Q2 job growth slows to lowest level in 4 years

The labour market remained tight in the second quarter of the year, with the seasonally adjusted unemployment rate stable at 2 per cent.

But momentum eased on the jobs front, with employment growth slowing to the lowest level in four years, according to preliminary figures released yesterday by the Manpower Ministry.

Some 22,000 more workers were holding jobs in the last quarter, bringing the total number of people in employment to 3.54 million. This is down from 28,300 in the first quarter of this year, and 33,700 in the second quarter of last year.

However economists said the latest figures are not worrying given the small size of the domestic labour force.

Labour economist Hui Weng Tat from the Lee Kuan Yew School of Public Policy said: "It's not surprising and is in line with what the Government is trying to do in cutting back our dependence on foreign workers."

OCBC economist Selena Ling said the amount of slack in the labour market should have lessened: "Some of the labour force resources that businesses can tap, such as retirees and housewives, have already come back into the market."

The manufacturing sector in particular lost 2,600 workers in its worst quarterly showing since the third quarter of 2009.

This is likely to be due to ongoing restructuring, especially in the technology industry, said CIMB economist Song Seng Wun.

On the whole, the labour market was fairly stable in the last quarter. The seasonally adjusted unemployment rate for residents was 2.8 per cent, a slight improvement from 2.9 per cent in the preceding quarter. The rate for citizens remained at 3 per cent.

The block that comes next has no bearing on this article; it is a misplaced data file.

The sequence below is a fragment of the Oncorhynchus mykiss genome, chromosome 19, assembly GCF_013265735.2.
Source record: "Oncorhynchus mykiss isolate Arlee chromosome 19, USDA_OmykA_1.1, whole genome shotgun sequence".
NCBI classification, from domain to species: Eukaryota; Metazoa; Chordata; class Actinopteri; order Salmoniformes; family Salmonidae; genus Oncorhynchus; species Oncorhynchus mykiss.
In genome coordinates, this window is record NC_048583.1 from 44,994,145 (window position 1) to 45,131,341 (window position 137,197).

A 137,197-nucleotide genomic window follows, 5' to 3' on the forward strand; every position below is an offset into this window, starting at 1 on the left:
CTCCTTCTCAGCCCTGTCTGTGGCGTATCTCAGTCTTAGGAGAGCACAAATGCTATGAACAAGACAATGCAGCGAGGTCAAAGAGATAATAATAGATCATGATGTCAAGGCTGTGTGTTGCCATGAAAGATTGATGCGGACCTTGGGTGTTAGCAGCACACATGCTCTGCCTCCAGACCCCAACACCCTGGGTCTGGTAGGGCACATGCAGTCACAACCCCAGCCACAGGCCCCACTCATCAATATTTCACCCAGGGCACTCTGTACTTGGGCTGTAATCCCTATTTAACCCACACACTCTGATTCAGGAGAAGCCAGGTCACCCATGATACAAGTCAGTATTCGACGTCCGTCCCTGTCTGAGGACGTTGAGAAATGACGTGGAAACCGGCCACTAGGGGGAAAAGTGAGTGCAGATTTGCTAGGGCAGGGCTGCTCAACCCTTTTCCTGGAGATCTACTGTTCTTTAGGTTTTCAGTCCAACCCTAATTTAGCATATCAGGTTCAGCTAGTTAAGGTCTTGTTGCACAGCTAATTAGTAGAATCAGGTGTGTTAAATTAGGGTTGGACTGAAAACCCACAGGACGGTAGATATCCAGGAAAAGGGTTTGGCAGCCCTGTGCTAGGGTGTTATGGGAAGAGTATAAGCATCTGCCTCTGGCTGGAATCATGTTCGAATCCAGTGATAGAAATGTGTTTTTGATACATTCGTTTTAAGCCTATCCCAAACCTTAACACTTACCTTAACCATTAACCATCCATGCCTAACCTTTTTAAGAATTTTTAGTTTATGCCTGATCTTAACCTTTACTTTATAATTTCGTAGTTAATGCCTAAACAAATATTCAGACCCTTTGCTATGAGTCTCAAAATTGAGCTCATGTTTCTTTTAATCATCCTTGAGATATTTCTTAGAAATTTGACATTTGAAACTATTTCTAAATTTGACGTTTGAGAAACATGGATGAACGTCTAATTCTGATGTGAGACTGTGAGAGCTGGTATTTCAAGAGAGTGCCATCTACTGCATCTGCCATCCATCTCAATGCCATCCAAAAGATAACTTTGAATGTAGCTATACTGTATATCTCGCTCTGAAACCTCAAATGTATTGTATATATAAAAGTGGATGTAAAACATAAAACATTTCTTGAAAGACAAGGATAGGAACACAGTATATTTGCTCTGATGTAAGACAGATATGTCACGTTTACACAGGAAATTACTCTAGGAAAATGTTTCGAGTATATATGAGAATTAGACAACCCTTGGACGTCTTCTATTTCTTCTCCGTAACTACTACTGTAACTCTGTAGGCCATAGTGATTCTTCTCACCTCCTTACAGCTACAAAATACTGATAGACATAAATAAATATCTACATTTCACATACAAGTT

Layoffs fell for a second consecutive quarter. Employers let go of 2,300 workers, a dip from 3,110 in the first quarter of the year and lower than the 3,080 in the second quarter of last year.

This could mean that companies are being more cautious in releasing employees and are mindful of a limited talent pool in some areas, said Ms Femke Hellemons, country manager of human resource firm Adecco Singapore.

Mr Song said that although businesses are still having trouble finding workers, it is not to the extent that more of them are closing down. And when developed economies see stronger growth, perhaps next year, sectors like manufacturing should see stronger output and headcount.

He added: "The question is how much flexibility the Government will give local businesses in terms of hiring in the face of increasing global demand, as there are only so many workers in Singapore."


This article was first published on August 01, 2014.
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